Do you believe in fate?
When it comes to sports, I have to say I believe in things falling in place, energy and the universe playing a role. Through the history of athletics, not just professional football, too many bigger-than-life moments have taken stage through the apparatus of sports.
It's early, but the San Francisco 49ers seem to have something very special. The smart money might've said that the Niners should have started 0-2, not 2-0, after taking on two NFC juggernauts in the Green Bay Packers and Detroit Lions.
San Francisco knocked off both teams convincingly.
Right now, it looks as if the stars have aligned and the Niners appear to be capable of virtually anything. All three phases are clicking, as the team is collectively performing at an optimum level. They are driven, focused and easily the most complete team in the NFL.
On top of the talent, they are very well coached. There is a lot weighing in San Francisco's favor, and they could be set up for a legendary run in 2012.
At the core, this is Patrick Willis’ team.
Alex Smith, Frank Gore, Vernon Davis and Justin Smith are great leaders as well, however, in the last decade, the biggest noticeable spike in this team’s performance and potential came after Willis was drafted in 2007.
He was immediately the team’s best football player.
Willis’ leadership by example remains uncompromised because of his work ethic and consistency. He is the nucleus of this team, and as long as he’s around, the 49ers will continue in forward motion.
The San Francisco organization has quietly assembled one of the most talented teams in the NFL. For years, they collected high first-round talent as if they were stockpiling it for a rainy day. It turned out that even though the 49ers drafted well, the coaching left something to be desired.
In the past seven years, the 49ers had a number of stout drafts, although their on-field performance has not decreed as much until recently. The Niners continually struggled on game day, and it resulted in them picking high for several years.
The 2005 and 2007 drafts were important to this team’s current makeup. In those two drafts, the 49ers acquired Alex Smith, Frank Gore, Patrick Willis, Joe Staley, Ray McDonald, Dashon Goldson and Tarell Brown. These are the savvy veterans who help this team run.
Beyond that, 2010 and 2011 were productive as San Francisco brought in some missing pieces. The Niners have some young players that have stepped up to become contributors already. The notables are Anthony Davis, Mike Iupati, NaVorro Bowman, Anthony Dixon, Kyle Williams, Aldon Smith, Chris Culliver, Kendall Hunter and Bruce Miller.
The 49ers approach to free agency has also been good to them as of recent. Justin Smith was the one infallible signing made during the Scott McCloughan era, but Trent Baalke has a much better batting average. The team brought in Carlos Rogers, Donte Whitner, Randy Moss, Mario Manningham, Brandon Jacobs and Perrish Cox under his watch.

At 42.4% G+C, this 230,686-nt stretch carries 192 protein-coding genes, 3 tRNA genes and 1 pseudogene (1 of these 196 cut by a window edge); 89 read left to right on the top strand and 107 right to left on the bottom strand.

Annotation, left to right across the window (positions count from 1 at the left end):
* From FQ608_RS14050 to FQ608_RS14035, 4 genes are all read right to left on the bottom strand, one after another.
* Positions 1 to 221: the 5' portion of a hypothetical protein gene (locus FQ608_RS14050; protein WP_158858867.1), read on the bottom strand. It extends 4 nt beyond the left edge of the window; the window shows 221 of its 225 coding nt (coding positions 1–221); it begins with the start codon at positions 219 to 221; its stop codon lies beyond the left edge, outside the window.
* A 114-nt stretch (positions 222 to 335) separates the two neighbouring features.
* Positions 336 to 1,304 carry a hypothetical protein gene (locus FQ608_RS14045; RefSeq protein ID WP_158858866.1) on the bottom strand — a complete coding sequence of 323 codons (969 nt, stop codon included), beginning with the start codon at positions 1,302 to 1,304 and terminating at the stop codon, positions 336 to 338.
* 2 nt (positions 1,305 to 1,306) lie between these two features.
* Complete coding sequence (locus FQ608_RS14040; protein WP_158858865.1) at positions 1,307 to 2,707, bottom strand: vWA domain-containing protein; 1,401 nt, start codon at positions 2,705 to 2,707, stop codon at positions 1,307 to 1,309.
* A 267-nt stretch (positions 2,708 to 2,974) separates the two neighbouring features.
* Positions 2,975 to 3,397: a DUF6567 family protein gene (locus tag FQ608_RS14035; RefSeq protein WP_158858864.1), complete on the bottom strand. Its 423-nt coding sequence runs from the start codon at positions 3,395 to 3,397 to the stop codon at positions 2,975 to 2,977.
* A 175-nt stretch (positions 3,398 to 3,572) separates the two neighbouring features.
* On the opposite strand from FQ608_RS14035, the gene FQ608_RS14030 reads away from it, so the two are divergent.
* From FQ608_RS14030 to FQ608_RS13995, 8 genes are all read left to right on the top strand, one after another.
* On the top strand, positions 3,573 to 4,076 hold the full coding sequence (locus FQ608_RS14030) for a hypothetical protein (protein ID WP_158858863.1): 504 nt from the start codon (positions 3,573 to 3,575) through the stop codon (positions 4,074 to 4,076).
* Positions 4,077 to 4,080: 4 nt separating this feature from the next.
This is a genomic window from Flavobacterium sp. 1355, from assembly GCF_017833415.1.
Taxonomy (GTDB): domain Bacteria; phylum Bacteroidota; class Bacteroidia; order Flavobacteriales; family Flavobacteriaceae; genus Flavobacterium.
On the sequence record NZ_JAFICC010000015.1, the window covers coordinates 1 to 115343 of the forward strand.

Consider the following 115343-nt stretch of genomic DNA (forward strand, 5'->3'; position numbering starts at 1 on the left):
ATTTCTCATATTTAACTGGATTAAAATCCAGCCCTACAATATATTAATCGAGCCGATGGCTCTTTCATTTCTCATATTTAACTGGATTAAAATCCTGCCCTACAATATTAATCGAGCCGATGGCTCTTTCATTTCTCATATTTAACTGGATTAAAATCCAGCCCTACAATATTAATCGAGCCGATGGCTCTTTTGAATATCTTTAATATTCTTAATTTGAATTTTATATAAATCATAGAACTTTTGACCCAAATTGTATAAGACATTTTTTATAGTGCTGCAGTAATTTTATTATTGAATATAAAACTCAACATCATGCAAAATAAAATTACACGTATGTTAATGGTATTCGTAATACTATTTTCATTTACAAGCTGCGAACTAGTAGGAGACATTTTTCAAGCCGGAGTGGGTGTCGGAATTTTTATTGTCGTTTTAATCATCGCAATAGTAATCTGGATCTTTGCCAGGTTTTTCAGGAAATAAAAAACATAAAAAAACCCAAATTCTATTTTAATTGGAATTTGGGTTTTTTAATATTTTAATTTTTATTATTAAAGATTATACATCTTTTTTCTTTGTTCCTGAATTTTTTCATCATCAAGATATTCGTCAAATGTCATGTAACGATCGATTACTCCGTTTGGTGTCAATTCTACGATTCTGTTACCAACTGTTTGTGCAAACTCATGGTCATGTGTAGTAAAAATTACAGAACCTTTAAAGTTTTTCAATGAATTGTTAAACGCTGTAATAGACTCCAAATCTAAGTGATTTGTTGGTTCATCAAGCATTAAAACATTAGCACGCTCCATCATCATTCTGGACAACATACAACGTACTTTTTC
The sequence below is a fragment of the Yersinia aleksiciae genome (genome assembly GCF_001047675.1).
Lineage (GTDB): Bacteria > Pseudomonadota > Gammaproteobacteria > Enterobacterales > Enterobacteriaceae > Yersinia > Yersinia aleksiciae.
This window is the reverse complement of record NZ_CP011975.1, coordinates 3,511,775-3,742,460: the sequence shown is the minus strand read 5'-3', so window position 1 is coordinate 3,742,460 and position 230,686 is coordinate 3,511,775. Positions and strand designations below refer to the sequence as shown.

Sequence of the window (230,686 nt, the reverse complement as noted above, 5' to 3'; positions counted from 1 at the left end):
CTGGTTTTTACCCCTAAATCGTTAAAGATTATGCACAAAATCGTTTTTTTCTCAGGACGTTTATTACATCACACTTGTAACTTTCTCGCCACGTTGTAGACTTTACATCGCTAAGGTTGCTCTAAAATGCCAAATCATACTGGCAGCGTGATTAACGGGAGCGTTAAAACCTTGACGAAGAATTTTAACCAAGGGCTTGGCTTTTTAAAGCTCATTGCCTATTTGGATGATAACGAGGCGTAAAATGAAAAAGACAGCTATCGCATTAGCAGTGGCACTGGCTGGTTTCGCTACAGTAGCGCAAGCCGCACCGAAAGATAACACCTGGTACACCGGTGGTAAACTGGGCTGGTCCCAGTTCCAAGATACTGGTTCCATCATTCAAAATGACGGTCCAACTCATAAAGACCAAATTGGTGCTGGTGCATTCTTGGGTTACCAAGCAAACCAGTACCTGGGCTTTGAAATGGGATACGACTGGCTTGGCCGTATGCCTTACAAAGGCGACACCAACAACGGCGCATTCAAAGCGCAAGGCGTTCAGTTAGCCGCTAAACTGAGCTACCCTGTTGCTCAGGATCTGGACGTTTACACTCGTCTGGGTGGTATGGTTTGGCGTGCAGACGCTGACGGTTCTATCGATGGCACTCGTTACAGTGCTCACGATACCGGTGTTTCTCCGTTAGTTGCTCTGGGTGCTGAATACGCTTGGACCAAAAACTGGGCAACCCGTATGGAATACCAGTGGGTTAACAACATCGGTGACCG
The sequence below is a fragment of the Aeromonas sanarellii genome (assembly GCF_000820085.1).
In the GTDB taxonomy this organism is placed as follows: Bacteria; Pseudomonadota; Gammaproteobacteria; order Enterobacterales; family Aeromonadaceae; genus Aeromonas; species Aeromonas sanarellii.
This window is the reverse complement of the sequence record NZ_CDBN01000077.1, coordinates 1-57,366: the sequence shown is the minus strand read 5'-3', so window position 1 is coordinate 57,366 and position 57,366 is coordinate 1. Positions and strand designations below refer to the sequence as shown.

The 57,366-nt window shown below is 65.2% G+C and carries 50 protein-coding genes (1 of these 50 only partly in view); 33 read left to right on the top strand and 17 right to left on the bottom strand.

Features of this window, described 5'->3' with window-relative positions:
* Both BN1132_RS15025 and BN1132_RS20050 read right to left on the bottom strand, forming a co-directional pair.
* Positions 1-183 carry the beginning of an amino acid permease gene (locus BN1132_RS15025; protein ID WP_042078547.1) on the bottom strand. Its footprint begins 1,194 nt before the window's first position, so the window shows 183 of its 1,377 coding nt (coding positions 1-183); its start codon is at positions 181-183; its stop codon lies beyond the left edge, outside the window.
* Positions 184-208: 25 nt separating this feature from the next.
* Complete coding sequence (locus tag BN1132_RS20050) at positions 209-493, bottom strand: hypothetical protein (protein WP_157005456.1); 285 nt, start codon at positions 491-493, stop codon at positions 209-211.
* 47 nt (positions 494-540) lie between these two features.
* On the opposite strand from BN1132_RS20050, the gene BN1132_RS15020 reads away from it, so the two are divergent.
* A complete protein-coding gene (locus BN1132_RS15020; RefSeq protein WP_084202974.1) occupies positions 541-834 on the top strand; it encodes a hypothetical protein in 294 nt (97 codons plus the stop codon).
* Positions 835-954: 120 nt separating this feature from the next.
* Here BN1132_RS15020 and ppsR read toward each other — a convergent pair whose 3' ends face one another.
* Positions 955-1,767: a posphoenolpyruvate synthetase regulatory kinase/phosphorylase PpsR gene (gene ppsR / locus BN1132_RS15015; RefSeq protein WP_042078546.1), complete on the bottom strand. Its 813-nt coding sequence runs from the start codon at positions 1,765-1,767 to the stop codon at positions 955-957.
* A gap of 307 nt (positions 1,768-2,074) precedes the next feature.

Ahmad Brooks was also claimed off waivers in 2008.
The Niners have a terrific balance of youth and experience, with a lot gifted players recently finding their niche. In terms of talent across the board, San Francisco is among the elite teams in the NFL all of a sudden.
This turnaround is reminiscent of Bill Walsh taking over the team in 1979. The Niners had been struggling prior to Walsh's arrival, but in a short window of time, the legendary head coach turned the team around and led San Francisco to its first of many championships.
The head coach-quarterback relationship between Walsh and Joe Montana was one of the greatest of all time. Their ability to be on the same page and execute an advanced offensive game plan was a near-indefensible advantage.
On top of that, Walsh had a vision for this team and great knowledge of the game. He was able to motivate players and utilize their particular skill sets to put the team in the most advantageous position. He preached details and that led to a number of spectacular performances by an assortment of players under his watch.
Walsh's imprint endured even after his departure but was never repeated.
In 2010, the 49ers finished 6-10 under then-head coach Mike Singletary. After the team fired him, San Francisco pursued and successfully attained Stanford head coach Jim Harbaugh. Even in a shortened league year, San Francisco improved plus-seven in the win-loss column upon his inception.
Harbaugh, like Walsh, immediately raised the bar.
He also committed to Alex Smith immediately and began forging a relationship that's ultimately benefited all parties involved. Harbaugh is firm in his decisions and quick to make them. He is intelligent, decisive and has a vision for his ideal football team. His is a no-nonsense approach, and in a performance-based league, Harbaugh produces results.